Instructions for Apostles - I

5These twelve Jesus sent out with the following instructions: "Do not go among the Gentiles or enter any town of the Samaritans. 6Go rather to the lost sheep of Israel. 7As you go, preach this message: ‘The kingdom of heaven is near.’ 8Heal the sick, raise the dead, cleanse those who have leprosy, drive out demons. Freely you have received, freely give."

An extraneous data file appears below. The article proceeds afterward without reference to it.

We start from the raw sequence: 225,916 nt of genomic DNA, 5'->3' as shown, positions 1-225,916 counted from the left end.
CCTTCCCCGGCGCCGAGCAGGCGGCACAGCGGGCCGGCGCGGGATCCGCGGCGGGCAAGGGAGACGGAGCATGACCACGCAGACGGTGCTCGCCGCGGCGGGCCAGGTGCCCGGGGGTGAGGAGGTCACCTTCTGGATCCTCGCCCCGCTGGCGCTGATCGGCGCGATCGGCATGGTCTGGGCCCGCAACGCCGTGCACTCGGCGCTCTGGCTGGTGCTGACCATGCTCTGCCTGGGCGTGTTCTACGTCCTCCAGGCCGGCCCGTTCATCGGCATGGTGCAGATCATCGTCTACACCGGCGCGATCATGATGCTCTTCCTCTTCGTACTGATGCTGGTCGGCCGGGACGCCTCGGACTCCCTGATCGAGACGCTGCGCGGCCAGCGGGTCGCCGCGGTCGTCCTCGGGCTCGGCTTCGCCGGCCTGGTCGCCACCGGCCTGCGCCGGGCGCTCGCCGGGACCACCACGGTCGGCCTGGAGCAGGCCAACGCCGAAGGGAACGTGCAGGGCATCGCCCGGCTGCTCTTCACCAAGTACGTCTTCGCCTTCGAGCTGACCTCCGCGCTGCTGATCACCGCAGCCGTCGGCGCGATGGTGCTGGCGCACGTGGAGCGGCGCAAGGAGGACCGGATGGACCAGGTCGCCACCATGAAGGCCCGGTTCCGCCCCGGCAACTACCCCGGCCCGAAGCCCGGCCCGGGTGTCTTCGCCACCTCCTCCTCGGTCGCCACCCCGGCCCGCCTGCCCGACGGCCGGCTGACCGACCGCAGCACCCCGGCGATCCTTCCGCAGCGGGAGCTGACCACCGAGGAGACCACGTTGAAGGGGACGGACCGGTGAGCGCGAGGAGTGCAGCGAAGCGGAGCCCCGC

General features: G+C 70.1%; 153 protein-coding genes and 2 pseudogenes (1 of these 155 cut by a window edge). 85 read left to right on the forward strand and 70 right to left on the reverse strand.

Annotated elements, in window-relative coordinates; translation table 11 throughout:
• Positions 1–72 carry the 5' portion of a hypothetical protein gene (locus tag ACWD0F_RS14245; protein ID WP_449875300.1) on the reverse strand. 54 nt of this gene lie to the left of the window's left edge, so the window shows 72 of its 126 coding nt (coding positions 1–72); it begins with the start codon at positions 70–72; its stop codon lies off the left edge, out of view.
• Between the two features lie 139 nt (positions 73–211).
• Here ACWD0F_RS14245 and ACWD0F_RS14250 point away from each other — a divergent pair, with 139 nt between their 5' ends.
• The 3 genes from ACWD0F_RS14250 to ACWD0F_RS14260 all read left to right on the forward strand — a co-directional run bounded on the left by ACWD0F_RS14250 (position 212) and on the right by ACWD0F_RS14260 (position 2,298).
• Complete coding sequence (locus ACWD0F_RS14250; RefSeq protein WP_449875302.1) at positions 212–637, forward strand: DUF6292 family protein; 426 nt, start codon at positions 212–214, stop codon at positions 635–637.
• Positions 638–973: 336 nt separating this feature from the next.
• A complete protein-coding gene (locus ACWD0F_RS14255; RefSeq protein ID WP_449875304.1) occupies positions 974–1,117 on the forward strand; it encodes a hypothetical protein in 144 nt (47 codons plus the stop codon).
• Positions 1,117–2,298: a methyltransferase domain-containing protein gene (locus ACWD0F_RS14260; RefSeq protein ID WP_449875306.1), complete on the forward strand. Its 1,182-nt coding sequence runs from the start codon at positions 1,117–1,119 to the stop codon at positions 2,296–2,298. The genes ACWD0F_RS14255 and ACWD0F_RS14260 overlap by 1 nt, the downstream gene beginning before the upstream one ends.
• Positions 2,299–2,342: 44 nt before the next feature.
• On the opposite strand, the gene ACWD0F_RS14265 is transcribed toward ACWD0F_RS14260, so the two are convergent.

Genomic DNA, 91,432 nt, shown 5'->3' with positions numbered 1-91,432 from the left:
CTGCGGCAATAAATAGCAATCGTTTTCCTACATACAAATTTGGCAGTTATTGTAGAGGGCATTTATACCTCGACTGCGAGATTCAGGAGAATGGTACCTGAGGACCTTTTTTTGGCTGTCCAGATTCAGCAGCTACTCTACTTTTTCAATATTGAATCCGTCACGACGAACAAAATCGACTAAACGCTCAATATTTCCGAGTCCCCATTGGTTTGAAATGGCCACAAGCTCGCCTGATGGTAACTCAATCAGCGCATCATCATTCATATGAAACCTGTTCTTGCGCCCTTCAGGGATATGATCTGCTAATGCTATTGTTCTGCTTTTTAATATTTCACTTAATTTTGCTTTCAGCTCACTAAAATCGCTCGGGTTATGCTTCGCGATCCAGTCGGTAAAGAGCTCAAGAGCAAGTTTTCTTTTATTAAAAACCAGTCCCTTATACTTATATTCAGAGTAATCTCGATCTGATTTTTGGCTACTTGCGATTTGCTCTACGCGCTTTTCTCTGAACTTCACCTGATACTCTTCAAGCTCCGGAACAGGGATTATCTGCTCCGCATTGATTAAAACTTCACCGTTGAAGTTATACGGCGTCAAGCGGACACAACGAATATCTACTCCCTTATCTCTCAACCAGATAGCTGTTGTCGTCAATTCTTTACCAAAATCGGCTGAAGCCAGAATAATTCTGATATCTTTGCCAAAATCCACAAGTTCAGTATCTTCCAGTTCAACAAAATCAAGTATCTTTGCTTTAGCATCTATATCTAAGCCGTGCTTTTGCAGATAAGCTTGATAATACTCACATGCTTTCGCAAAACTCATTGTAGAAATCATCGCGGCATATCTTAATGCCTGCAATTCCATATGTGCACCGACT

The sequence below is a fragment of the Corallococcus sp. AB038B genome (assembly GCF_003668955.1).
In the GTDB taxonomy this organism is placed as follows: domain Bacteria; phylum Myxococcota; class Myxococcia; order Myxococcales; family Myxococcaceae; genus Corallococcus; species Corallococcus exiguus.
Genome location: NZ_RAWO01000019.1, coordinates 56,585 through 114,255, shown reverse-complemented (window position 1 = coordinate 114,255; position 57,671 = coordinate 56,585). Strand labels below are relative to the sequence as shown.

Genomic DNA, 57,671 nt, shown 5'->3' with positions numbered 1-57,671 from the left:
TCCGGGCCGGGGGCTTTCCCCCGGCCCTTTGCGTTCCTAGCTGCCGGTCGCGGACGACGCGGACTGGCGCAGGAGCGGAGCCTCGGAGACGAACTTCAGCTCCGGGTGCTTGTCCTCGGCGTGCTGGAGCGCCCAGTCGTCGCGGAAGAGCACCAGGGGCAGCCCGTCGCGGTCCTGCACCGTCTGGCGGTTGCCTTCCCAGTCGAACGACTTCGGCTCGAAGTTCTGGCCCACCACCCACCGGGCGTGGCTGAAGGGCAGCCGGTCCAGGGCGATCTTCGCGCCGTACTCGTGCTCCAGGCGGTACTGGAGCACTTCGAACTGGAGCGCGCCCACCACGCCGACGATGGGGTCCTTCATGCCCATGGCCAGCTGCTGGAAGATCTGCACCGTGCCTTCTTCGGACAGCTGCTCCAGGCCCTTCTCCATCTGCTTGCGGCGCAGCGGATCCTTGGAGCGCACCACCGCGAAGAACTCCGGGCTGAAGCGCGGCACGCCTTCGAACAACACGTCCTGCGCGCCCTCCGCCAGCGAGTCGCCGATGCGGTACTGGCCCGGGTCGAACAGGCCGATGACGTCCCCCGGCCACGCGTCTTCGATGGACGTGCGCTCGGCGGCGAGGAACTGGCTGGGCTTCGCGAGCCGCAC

In this chapter, Jesus prepares the chosen twelve apostles for the very first evangelistic missionary journey, by giving them instructions concerning their journey. This is a significant moment. The Gospel of Jesus Christ will be spread throughout the world, by and large, through the efforts of missionaries going into strange lands and spreading the good news. Jesus declares the importance of evangelistic efforts by sending His apostles out during His lifetime. Later, the evangelistic efforts of these original apostles of Jesus would not only be important for the Christian religion, but historically significant for all peoples, changing the course of Western Civilization. Certainly, at this point, the apostles did not realize the significance of this journey, but Jesus did. He knew that this first journey, occurring while He was physically with them, would be crucially important to prepare them for their more expanded missionary activities later. "After a season spent in such personal labors, they will return, and remain long with Him, receiving further instruction, which they will more earnestly desire and more fully appreciate, from their attempts at actual preaching. And finally, after His ascension, they will be ready, with the Holy Spirit as their abiding Instructor, to go and disciple all nations" [Broadus, 212].